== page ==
The latest version of the long-running family car – which was first launched in 1974, with more than 35 million sold since – goes on sale in five-door form only with new mild-hybrid engine options and a raft of new digital technology.


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The new Golf was launched at VW’s Wolfsburg headquarters, with an initial reveal at this year’s Frankfurt motor show postponed so the firm could focus attention on its new ID 3 electric hatch. But while the ID 3 represents the next generation of Volkswagen, in the medium term it is likely to be dwarfed in sales by the new Golf. That’s why Klaus Bischoff, VW’s design boss, has referred to the new Golf as “an indicator of the present” that represents “what’s possible nowadays within the volume segment”.

The Golf’s engine line-up will include three new 48V mild hybrids and a revamped GTE-badged plug-in hybrid.

The entry-level 1.0-litre three-cylinder TSI petrol will be offered with 89bhp and 109bhp, while a 1.5-litre four-cylinder TFSI will come in 129bhp and 148bhp guises, all driven through a manual gearbox. The sole diesel on sale in the UK will be a 113bhp 2.0-litre TDI, available with manual or automatic transmission.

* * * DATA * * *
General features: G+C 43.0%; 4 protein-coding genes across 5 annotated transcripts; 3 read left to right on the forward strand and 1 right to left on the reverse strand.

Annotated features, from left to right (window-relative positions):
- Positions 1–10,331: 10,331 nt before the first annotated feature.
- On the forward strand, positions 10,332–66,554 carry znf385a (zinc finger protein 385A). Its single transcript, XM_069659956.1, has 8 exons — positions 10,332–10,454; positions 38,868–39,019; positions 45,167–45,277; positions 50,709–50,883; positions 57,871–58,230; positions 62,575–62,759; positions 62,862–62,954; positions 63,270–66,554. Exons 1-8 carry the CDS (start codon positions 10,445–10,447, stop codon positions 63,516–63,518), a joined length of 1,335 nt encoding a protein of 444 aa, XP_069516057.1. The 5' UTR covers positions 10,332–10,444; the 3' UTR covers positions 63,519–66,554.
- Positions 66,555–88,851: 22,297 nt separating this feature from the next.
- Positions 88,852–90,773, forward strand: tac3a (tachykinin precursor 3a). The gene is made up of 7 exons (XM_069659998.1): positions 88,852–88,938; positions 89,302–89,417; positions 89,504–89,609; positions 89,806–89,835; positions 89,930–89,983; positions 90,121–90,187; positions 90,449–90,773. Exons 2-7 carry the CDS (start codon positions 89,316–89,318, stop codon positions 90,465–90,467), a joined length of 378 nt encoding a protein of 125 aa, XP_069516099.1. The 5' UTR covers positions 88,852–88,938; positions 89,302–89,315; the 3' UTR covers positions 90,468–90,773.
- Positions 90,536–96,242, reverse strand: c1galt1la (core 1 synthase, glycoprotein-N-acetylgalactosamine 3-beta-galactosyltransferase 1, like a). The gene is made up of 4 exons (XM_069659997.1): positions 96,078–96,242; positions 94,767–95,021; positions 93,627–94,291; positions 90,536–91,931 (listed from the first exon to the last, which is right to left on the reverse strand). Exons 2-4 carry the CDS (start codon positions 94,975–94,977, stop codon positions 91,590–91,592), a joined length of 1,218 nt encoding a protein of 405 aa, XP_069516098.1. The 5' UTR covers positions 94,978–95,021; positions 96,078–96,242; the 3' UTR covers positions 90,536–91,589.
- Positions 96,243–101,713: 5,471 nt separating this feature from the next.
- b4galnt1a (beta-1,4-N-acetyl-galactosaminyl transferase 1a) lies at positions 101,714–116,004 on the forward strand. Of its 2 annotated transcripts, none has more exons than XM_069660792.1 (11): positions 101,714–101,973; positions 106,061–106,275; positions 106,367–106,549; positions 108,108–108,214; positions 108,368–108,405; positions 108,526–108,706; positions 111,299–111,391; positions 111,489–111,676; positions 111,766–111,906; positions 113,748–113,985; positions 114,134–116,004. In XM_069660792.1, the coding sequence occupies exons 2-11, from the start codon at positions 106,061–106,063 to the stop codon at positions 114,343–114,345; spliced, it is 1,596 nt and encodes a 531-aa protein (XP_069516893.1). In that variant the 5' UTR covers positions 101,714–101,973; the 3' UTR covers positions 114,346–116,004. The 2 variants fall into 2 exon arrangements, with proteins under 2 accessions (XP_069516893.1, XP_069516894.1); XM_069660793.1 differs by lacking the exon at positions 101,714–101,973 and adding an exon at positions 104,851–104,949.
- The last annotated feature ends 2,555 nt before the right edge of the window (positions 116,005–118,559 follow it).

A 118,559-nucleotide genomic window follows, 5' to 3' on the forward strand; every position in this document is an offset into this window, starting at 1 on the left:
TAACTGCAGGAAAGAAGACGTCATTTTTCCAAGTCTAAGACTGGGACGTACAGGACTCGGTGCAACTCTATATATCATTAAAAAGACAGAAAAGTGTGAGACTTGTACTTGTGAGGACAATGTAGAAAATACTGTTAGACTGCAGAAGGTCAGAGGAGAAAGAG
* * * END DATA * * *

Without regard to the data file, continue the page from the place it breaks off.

The eTSI-badged mild-hybrid engines use a 48V belt starter/generator linked to a 48V battery and mounted directly to a seven-speed direct-shift gearbox (DSG). VW says that the eTSI units, offered with 109bhp, 129bhp and 148bhp outputs, reduce fuel consumption by around 10% by allowing for engine-off coasting, and increase acceleration due to electric boosting.

The most powerful Golf at launch will be the 241bhp GTE plug-in hybrid, which combines a 1.4-litre TSI petrol engine with an electric motor. Energy is stored in a 13kWh battery, providing 50% more capacity than the outgoing GTE.

VW will offer a less powerful 201bhp eHybrid PHEV model in some markets, although it won’t be available in the UK. Neither will a TGI natural gas-powered machine that will be sold in Europe. With the arrival of the ID 3, the e-Golf will no longer continue with the new generation.